Actually, I'm going to make a confession that will rock the PolicyMic world. In 2002, I voted for Mitt Romney for governor of Massachusetts. I was one of those left-leaning Massachusetts residents who thought it was a good idea to stick with the state's tradition of voting in moderate Republicans as governor to act as a counterweight to the overwhelmingly Democratic state legislature. That was a mistake. Then in 2008 I voted for Ron Paul in the Republican primary. Those are the only times I voted Republican.
As for three Republicans in Congress I can respect, Representatives Ron Paul and Walter Jones, and Senator Rand Paul.
Being a Massachusetts native, what is the number one most under-reported thing you’d like people to know about Mitt Romney and his time as governor of your state?
It's hard for the media to under-report anything about Romney's record when he's been running for president since 2007. Romney has a well-deserved reputation as a flip-flopper, but I encourage people to actually see it for themselves. There are YouTube clips out there from Romney's U.S. Senate run against Ted Kennedy in 1994, where he says abortion should be safe and legal, and where he alludes to a federal universal health care system. Similar clips can be found from his 2002 gubernatorial debates. I mean, it's one thing to accept the narrative of Romney as a flip-flopper, but I encourage people to check this stuff out. It's just unbelievable to see how Romney's positions have dramatically changed based on what's politically expedient. Politicians are always altering their positions, but Mitt Romney is on a whole other level. The guy is the ultimate political chameleon.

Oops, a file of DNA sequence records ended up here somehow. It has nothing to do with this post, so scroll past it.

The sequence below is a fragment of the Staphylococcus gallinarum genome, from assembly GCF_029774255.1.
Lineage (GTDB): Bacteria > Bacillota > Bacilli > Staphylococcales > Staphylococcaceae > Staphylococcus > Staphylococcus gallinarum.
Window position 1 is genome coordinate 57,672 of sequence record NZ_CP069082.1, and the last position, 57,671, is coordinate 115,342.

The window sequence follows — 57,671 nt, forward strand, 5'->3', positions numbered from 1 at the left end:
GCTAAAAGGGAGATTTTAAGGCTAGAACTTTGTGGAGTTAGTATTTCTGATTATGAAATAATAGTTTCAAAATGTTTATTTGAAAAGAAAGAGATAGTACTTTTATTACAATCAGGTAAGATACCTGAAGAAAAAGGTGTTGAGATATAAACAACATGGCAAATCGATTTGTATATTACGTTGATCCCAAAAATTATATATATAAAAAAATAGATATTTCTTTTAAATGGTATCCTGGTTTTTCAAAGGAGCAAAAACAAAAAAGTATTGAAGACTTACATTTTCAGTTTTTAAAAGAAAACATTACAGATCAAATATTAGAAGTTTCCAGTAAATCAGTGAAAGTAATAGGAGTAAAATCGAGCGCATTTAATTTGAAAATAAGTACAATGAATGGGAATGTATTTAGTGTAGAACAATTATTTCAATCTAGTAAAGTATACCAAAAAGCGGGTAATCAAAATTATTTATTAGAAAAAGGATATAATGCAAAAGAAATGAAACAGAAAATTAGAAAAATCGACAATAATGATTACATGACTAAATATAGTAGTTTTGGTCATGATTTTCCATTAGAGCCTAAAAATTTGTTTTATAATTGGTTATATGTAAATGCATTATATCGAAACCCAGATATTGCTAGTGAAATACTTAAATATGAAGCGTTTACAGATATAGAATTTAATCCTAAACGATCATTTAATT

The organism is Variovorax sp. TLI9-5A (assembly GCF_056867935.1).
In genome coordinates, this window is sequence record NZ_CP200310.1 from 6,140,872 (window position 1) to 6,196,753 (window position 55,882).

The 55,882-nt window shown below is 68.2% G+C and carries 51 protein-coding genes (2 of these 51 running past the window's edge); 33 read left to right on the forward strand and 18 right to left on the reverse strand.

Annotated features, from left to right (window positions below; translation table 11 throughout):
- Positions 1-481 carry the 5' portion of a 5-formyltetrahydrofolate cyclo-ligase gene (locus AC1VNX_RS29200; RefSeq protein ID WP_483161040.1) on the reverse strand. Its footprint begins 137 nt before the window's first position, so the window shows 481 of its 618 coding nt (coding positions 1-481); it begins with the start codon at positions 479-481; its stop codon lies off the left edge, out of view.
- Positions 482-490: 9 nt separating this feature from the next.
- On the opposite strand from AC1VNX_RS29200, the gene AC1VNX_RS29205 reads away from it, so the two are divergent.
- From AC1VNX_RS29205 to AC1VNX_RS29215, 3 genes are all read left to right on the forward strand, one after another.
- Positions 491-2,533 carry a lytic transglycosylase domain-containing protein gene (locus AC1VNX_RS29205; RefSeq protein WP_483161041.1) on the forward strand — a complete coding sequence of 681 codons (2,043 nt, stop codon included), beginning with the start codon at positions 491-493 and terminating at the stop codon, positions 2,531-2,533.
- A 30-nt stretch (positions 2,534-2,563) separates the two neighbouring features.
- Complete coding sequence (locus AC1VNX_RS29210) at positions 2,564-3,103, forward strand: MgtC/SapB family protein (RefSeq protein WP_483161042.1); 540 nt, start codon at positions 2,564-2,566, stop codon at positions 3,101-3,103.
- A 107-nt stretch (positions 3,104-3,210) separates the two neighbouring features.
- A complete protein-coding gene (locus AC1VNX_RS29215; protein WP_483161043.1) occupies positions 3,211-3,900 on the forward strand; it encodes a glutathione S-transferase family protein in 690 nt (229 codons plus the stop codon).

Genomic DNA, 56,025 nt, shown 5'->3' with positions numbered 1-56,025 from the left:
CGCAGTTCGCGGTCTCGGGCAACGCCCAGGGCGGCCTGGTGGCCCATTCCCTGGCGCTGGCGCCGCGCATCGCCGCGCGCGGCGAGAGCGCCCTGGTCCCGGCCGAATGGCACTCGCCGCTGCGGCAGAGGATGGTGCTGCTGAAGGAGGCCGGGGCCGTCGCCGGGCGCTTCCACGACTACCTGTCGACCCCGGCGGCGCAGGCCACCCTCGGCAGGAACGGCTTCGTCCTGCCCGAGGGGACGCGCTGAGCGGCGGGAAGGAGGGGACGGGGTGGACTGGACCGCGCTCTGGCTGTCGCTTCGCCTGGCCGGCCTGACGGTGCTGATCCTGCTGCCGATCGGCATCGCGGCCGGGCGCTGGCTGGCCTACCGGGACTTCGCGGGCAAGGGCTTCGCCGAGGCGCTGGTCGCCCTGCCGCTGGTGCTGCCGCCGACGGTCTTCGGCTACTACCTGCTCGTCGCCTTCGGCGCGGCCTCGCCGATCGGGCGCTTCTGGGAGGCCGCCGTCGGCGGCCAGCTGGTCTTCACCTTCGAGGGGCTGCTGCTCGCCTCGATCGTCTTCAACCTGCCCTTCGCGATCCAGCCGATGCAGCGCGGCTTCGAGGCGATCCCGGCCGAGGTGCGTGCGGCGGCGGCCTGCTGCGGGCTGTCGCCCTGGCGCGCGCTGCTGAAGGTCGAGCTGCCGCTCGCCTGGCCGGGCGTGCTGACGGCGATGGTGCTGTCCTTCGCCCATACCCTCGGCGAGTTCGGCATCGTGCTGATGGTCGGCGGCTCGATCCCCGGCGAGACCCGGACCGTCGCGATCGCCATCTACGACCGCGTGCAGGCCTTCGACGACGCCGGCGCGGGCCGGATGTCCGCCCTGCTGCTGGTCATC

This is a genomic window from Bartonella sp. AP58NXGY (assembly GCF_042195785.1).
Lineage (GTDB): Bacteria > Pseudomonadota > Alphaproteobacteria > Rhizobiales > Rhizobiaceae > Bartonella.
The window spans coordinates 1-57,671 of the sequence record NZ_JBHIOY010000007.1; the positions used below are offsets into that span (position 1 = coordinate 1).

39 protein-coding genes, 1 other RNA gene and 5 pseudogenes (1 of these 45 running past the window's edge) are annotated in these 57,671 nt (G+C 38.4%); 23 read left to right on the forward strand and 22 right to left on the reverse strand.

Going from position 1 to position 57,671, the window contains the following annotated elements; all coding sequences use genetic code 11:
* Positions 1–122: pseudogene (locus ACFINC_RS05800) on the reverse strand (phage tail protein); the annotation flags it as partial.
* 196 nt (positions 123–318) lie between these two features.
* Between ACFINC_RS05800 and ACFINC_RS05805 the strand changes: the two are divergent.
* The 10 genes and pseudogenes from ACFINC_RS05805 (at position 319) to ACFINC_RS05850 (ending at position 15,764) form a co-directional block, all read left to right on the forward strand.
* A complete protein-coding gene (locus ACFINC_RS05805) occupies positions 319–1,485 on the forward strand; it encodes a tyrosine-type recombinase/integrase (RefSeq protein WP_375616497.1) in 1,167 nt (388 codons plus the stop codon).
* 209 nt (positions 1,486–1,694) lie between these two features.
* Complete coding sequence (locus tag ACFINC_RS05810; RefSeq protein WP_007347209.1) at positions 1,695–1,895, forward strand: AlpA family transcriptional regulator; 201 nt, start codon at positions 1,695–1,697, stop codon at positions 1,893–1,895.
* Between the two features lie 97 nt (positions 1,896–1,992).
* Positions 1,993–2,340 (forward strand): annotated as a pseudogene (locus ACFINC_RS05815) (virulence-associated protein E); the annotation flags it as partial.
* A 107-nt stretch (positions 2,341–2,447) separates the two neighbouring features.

You’re running a PolicyMic Digital Media Bootcamp, to teach people how to go viral. Tell me more about it, why it works, and how people can get involved.
We have two programs. The Digital Media Bootcamp is for PolicyMic users who want to hone their writing skills while also learning how to write for an online audience. It's a great way to learn the ins and outs of online media content creation while getting their writing some exposure. Then there's our new Writing Internship for College Credit, which is based on the same idea, but the program is more intensive and open to those who can receive course credit for writing for PolicyMic.
Now, for some fun (four quick hits): Best Stewie Griffin quote from the Family Guy:
Any of those scenes where Stewie is mocking Brian for his novel. You know, the one he was working on three years ago. I also do Stewie impressions upon request.
Drink of choice on election night:
I'm working that night, so beer. Probably Sam Adams. But if Romney wins, I'm going to have to switch to the hard stuff -- vodka-sodas or Johnnie Walker Black on the rocks.
Year that the Red Sox will win the World Series again:
Who knows? Let's say 2018. They're going to need a few years to recover from this season. I mean, did you see that lineup they finished with this season? Hey Red Sox, your minor league affiliates called. They want their players back.
What you’ve liked most about NYC since moving here:
There's always something to do and people to talk to, no matter what day or time it is. Contrary to its reputation, the people in New York are generally very cool and open -- probably because many of them aren't originally from here, so they're up for meeting new people.
Finally, when you’re not writing and editing at PolicyMic, where can people find you having fun?
I'm a big fan of the night-life in New York, and I'm becoming fast-acquainted with the city's restaurants and bars. When I'm not wreaking havoc on my internal organs I can be found running along the West Side highway or at the gym. It's a strange combination of unhealthy and healthy living habits, but I think I've found a good balance. Worst case scenario, the drinking and exercising should cancel each other out.